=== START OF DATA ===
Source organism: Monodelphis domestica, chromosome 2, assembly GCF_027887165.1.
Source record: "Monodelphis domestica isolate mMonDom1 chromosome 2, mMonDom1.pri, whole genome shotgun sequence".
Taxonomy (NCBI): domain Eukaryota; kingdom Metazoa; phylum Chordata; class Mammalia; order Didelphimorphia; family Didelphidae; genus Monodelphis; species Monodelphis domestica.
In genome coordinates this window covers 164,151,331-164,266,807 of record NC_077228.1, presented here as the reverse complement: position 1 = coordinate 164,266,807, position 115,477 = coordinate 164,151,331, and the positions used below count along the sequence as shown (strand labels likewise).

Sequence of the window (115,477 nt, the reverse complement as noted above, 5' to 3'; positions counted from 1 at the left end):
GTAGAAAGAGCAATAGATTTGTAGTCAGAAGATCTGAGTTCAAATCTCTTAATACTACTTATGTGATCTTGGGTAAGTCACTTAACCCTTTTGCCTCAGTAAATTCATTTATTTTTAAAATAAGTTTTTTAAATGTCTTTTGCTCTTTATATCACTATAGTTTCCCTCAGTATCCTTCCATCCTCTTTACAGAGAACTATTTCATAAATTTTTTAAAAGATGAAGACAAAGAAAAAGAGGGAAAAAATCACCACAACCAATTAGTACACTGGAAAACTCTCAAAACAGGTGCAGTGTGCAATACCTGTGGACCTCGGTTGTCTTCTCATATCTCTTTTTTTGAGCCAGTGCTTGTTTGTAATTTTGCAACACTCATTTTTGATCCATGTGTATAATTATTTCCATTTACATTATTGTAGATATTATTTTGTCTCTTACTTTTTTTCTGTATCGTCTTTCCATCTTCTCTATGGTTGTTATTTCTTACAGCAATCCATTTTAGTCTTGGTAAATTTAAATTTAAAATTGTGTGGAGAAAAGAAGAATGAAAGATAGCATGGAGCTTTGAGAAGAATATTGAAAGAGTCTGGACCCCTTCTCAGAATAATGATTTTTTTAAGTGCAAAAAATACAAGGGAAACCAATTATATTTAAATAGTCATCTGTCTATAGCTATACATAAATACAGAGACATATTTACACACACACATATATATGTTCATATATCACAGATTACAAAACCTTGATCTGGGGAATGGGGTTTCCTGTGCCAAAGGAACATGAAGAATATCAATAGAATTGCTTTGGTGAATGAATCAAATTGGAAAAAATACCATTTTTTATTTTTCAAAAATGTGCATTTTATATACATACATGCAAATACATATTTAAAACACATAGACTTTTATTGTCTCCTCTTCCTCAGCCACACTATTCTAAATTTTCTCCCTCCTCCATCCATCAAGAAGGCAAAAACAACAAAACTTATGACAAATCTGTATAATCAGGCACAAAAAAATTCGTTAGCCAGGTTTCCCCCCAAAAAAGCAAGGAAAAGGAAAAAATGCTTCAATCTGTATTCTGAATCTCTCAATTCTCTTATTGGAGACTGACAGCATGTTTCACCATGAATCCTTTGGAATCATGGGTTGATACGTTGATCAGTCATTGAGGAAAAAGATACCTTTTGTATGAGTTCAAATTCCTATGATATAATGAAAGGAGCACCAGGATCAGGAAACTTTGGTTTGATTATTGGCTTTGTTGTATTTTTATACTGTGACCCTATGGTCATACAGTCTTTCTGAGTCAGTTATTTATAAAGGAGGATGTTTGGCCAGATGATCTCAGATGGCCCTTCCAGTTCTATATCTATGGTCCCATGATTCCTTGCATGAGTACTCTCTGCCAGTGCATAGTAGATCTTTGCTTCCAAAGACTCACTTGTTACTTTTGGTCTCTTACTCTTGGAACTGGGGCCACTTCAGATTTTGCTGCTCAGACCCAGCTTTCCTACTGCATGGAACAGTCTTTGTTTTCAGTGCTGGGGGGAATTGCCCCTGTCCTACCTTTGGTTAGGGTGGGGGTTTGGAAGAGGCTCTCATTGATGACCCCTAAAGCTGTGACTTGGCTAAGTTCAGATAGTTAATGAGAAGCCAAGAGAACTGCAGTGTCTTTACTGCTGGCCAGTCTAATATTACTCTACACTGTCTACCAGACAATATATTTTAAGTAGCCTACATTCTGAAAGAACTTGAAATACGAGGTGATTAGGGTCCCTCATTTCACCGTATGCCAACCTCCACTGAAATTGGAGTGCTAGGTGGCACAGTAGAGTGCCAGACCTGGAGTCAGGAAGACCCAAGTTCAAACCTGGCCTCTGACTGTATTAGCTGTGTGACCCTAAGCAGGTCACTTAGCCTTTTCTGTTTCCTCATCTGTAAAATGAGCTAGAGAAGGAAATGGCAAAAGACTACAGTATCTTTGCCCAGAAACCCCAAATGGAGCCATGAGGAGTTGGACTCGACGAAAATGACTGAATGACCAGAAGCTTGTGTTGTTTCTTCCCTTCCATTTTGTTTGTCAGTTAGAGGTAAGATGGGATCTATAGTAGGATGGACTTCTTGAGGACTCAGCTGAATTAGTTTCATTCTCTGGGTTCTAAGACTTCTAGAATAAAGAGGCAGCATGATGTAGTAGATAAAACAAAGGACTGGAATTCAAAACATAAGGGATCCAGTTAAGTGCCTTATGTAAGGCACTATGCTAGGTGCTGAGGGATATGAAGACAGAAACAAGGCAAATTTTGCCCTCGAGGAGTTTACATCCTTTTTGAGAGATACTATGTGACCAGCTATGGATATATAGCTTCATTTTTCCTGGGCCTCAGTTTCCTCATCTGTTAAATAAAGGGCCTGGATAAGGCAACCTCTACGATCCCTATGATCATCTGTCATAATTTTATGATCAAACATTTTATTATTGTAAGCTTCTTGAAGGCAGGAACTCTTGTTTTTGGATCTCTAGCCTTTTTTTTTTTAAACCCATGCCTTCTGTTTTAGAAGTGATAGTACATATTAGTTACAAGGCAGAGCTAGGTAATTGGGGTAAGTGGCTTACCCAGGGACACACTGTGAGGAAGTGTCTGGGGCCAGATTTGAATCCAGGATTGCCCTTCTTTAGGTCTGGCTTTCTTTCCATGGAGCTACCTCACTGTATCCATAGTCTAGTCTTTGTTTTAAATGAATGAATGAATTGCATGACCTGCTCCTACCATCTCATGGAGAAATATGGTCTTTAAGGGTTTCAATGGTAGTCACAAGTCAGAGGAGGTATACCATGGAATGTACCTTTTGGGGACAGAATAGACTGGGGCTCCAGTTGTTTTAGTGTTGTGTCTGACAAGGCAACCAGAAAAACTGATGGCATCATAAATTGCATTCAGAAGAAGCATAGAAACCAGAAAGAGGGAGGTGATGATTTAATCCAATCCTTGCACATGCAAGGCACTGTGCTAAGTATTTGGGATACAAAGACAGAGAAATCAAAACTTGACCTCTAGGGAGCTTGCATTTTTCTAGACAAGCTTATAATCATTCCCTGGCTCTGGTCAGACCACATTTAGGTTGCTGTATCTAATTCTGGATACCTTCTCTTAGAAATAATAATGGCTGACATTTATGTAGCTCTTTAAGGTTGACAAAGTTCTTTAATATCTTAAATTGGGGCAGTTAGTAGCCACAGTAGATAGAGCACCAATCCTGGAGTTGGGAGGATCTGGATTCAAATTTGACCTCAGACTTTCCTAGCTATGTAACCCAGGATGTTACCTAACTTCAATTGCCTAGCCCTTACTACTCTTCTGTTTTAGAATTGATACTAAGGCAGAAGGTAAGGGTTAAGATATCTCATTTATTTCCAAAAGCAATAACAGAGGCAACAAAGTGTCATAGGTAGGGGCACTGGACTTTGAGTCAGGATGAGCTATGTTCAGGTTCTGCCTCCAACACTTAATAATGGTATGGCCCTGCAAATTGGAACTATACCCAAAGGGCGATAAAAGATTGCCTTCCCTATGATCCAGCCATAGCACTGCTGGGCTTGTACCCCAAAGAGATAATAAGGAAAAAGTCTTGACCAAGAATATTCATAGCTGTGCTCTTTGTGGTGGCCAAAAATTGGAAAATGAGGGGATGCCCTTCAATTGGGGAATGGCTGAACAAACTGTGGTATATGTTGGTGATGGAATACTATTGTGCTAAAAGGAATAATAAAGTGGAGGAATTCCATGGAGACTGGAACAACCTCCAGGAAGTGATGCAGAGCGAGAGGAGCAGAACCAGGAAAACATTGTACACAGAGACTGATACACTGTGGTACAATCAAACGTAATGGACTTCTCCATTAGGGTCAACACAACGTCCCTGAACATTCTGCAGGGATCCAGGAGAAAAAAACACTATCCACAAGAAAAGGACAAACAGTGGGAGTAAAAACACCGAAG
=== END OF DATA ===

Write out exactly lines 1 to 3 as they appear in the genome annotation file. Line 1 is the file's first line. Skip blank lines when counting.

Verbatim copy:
Source organism: Monodelphis domestica, chromosome 2, assembly GCF_027887165.1.
Source record: "Monodelphis domestica isolate mMonDom1 chromosome 2, mMonDom1.pri, whole genome shotgun sequence".
Taxonomy (NCBI): domain Eukaryota; kingdom Metazoa; phylum Chordata; class Mammalia; order Didelphimorphia; family Didelphidae; genus Monodelphis; species Monodelphis domestica.